Town votes to fight board’s decision in court

Richmond Hill council at odds over tackling parkland issue


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Councillor Greg Beros opposed fighting the OMB ruling in court

Town of Richmond Hill councillors have voted to fight a pre-hearing ruling made by the Ontario Municipal Board (OMB) that could potentially leave the town’s parkland policy open to drastic change.

After more than 40 developers appealed the town’s official plan, OMB vice-chairperson Jan De Pencier Seaborn ruled that the town cannot set an absolute and unjustified parkland rate and that the use of an alternative rate, but not its specific number, can be explored at a future hearing. The rate determines how much land, or cash equivalent, a developer must set aside for use as green space when it builds residential units. The town’s official plan calls for one hectare of land per every 300 residential units built — the maximum legal rate allowed by the Ontario Planning Act.

According to councillor Lynn Foster, the OMB’s ruling was illegal. She said lowering the rate to something like Toronto’s 0.4 hectares per 300 units, as was done in 2006, would preclude the town from providing ample, well-maintained parks.

“This is the scariest decision we’ve seen; it couldn’t go unchallenged.”

However, councillors Greg Beros and Carmine Perrelli voted against going to court, arguing that overruling the OMB would work against the town’s parkland ambitions. They would rather attend a future OMB hearing to set a more “reasonable” rate that balances attracting developers while ensuring funds flow to parks. They claimed the town’s proposed parkland rate is prohibitive to attracting developers, who ultimately must fund the parks by passing the costs to future residents. “We should just go to the hearing, and if we have a very strong case, then the adjudicator will understand,” said Coun. Perrelli. “We’re not going to win this [court case], and this is just money we are throwing out the window.”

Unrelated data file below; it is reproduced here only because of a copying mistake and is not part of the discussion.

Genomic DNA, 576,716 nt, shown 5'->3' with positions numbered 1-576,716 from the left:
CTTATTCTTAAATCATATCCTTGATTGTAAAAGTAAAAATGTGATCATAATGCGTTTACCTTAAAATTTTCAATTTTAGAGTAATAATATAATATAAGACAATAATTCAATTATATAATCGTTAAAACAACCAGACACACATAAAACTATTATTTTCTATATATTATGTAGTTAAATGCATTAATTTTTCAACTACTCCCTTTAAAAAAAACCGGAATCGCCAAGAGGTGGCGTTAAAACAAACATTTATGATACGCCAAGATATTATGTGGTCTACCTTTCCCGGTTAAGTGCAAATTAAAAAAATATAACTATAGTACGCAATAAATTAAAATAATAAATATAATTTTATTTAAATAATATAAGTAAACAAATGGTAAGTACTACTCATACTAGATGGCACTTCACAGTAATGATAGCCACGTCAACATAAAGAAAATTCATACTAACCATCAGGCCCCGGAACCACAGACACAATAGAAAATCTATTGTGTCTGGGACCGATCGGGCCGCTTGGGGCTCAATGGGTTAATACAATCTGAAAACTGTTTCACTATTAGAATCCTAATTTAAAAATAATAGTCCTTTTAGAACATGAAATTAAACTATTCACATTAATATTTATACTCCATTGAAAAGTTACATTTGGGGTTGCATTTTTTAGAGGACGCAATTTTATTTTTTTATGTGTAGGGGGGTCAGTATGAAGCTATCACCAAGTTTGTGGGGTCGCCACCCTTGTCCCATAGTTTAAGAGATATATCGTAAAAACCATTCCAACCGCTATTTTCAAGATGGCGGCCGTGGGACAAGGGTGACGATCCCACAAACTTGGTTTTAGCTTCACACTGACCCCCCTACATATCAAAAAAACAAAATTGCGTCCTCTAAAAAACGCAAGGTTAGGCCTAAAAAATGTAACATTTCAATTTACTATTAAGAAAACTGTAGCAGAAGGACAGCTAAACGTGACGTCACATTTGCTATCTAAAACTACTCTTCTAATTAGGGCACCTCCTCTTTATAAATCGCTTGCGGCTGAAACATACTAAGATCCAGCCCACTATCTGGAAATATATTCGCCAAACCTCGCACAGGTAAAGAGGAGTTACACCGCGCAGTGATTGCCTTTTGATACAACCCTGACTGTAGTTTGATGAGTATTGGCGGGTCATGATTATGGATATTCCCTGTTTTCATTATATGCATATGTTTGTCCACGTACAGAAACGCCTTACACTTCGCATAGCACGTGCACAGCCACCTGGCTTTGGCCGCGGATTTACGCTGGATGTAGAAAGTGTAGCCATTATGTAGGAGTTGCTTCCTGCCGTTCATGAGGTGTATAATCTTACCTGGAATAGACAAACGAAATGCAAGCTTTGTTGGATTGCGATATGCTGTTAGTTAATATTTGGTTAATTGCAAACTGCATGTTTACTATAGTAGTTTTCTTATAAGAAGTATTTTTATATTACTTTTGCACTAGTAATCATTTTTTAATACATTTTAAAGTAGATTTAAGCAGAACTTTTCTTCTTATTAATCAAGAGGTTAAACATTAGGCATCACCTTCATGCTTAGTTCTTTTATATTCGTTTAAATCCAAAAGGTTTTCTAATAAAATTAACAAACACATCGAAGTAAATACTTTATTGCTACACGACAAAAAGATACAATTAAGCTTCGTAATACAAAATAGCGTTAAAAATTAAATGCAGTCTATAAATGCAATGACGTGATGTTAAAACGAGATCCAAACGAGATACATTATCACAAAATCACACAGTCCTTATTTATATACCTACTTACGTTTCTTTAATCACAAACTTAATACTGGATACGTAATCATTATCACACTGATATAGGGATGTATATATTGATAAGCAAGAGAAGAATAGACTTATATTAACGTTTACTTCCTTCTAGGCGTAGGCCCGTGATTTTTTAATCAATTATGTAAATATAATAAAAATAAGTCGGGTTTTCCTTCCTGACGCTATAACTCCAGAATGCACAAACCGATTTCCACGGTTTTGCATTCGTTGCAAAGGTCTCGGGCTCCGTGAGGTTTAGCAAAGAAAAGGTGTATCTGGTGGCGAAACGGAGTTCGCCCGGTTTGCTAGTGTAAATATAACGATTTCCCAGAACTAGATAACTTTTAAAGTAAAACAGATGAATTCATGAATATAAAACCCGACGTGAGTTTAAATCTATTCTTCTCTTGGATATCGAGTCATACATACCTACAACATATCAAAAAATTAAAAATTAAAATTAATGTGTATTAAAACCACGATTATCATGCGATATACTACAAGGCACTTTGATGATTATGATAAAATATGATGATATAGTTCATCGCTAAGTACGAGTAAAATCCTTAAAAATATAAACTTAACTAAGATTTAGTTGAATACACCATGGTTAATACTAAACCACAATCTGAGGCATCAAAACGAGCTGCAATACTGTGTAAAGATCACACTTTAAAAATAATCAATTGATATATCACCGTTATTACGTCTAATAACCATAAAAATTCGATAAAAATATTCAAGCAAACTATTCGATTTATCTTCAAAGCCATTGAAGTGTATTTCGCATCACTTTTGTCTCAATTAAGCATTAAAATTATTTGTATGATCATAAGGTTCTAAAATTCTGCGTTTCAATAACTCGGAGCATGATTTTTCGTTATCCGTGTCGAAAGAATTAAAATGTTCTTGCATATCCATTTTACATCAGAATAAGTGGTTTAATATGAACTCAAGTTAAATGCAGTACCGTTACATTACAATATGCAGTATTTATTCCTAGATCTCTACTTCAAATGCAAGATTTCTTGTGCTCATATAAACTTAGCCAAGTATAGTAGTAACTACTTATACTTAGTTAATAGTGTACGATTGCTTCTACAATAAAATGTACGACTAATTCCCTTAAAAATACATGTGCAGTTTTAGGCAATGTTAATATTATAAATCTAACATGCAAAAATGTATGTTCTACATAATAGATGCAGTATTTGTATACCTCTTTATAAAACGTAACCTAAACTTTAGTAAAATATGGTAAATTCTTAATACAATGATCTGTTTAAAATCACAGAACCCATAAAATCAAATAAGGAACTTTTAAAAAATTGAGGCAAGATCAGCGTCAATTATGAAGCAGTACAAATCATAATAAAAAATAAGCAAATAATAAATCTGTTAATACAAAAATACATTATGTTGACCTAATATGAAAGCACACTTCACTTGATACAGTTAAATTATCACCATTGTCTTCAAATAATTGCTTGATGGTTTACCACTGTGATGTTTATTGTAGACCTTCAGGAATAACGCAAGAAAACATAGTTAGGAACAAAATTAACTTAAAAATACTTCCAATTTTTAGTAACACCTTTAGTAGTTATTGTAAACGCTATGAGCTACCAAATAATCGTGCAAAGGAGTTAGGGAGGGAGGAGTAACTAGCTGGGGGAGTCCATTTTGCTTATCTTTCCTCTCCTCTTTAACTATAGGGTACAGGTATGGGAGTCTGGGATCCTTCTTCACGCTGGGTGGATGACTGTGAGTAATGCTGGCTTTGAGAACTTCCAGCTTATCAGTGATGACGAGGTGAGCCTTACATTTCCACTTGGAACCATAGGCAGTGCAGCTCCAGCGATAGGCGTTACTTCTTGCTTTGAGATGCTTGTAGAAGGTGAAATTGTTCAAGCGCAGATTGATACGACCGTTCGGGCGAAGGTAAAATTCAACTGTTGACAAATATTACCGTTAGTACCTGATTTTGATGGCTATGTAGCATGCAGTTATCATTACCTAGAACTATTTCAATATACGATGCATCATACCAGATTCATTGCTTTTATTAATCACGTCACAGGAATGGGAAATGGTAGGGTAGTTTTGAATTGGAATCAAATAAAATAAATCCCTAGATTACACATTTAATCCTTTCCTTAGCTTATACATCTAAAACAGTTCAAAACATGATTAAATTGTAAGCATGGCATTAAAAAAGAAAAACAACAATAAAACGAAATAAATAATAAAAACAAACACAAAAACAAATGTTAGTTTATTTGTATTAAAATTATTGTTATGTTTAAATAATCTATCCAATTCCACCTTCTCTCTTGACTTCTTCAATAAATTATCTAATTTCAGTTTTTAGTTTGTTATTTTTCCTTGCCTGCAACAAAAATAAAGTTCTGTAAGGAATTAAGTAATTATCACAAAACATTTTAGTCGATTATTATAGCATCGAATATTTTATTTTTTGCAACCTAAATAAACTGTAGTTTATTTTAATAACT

Coun. Foster disagreed. “This is the scariest decision we’ve ever seen, and it could not go unchallenged,” she said, pointing out the ruling could set a precedent for other municipalities hoping to set their own rates.

Town legal services confirmed the Superior Court of Ontario will hear the case in early 2013. Coun. Foster expects a date will be set before April.

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